August 12, 2014
News Review From Harvard Medical School -- Robin Williams Dies in Apparent Suicide
Comedian and actor Robin Williams, who had fought substance abuse and depression, was found dead in his California home August 11. The Marin County sheriff's office said Mr. Williams apparently hanged himself with a belt. Mr. Williams, 63, had been "battling severe depression," his publicist said in a statement. After starring in the TV show "Mork and Mindy" in the 1970s, Mr. Williams had an honored film career. He created memorable characters in "Good Morning, Vietnam," "Aladdin," "Dead Poets' Society" and "Mrs. Doubtfire," among others. He won an Oscar in 1998 for playing a therapist in "Good Will Hunting." Mr. Williams struggled at times with addictions to cocaine and alcohol. In 2006, he checked himself into a rehab center to be treated for alcohol addiction. He said at the time that he had fallen off the wagon after 20 years of sobriety. Three years later, he had major heart surgery. Surgeons replaced a faulty aortic valve. Earlier this year, Mr. Williams checked into a rehab center again. It was described as an effort to "fine-tune" his commitment to sobriety. The New York Times wrote about Mr. Williams' career and death.
By Howard LeWine, M.D.
Harvard Medical School
What Is the Doctor's Reaction?
Based on what has been reported, Robin Williams was depressed and committed suicide.
It might seem paradoxical that someone with such success and so much humor to share could be depressed. But that is often the reality. A person can hide the sadness behind jokes and smiles. But he or she is hurting terribly inside.
Symptoms of depression might be triggered by unfortunate events. Most often, though, depression happens for reasons we are just beginning to understand. Clearly, genetics plays a major role.
I want to believe that if he had sought treatment for depression, Robin Williams would not have taken his own life. Without treatment, a severely depressed person can feel so awful and hopeless that he or she believes the only solution is dying.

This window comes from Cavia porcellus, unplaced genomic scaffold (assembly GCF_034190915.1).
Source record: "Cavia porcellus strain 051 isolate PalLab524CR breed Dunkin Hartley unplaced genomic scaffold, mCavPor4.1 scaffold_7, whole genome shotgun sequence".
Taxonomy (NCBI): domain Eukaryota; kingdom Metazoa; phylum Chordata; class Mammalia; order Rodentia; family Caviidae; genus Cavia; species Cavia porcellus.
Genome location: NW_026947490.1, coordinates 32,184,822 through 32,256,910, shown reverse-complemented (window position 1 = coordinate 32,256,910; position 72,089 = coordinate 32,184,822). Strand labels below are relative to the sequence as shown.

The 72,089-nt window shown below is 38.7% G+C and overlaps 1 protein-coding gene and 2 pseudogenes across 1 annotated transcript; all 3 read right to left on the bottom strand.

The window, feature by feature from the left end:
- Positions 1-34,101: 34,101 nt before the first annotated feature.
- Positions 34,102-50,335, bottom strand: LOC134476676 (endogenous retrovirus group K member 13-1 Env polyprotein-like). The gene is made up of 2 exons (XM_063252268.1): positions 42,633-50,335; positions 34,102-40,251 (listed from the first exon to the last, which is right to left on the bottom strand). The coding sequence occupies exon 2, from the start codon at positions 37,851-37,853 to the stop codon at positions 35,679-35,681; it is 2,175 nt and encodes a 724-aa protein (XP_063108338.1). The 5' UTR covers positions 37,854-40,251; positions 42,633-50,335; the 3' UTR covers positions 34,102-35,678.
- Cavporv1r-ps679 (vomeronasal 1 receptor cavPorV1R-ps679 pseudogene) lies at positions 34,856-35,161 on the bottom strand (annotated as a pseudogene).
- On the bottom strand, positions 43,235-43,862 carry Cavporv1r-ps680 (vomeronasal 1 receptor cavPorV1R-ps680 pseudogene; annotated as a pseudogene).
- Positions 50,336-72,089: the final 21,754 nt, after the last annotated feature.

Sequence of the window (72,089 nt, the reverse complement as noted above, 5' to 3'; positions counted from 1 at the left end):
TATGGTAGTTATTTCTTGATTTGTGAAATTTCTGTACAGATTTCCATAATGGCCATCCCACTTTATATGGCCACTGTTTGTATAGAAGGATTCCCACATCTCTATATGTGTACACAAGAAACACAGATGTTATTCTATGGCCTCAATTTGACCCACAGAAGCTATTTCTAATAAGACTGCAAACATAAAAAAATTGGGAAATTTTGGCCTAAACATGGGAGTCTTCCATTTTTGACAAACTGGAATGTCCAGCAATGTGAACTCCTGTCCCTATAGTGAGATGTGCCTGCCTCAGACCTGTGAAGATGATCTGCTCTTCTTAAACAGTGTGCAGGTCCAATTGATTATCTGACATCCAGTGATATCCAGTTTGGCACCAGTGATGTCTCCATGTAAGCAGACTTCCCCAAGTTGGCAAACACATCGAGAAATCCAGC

This suicide, like any suicide, raises many questions. Did Mr. Williams convince his family that his depression was not that bad? Did he resist getting professional treatment despite urging from family and close friends? Did he start to use alcohol, cocaine or other drugs again to self-treat the depression? Did he actually start depression treatment, but too quickly concluded that it wasn't helping?
What Changes Can I Make Now?
Today depression remains a clinical diagnosis. That means it's based on symptoms. There is no blood test, genetic test or scan to diagnose depression.
A good screening tool for depression is to ask yourself these two questions:
- During the last two weeks, have you felt depressed or hopeless?
- In the same period, have you felt little interest or pleasure in your usual activities?
But if you are depressed, you may not even recognize these symptoms. So a family member or friend may need to be asking the questions.
If the answer to either of these is yes, seek help. Start with your primary care doctor, or reach out to a mental health professional.
Depression isn't the same in everyone. And feeling sad might not be the main symptom.
Here are some of the other symptoms:
- Trouble concentrating or remembering things
- Sleep changes (can't sleep or sleep too much)
- Anger or irritability
- Appetite or weight changes (can be either more or less)
- Reckless behavior, such as excessive alcohol use or reckless driving
- A feeling of worthlessness
- Thoughts about harming yourself
There may be reasons other than depression for these symptoms. But depression is a common cause.
If you do start an antidepressant, realize that it may take a few weeks to work. And the first drug chosen is successful only 40% of the time. Stay in touch with your doctor often. Report it right away if you feel worse or consider hurting yourself.
What Can I Expect Looking to the Future?
Of course, we need to respect the Williams family's privacy. But perhaps in the future family members or close friends would be willing to share what was going on the days before his death. These details might help others facing similar challenges in trying to help a loved one who doesn't acknowledge depression or resists getting professional help.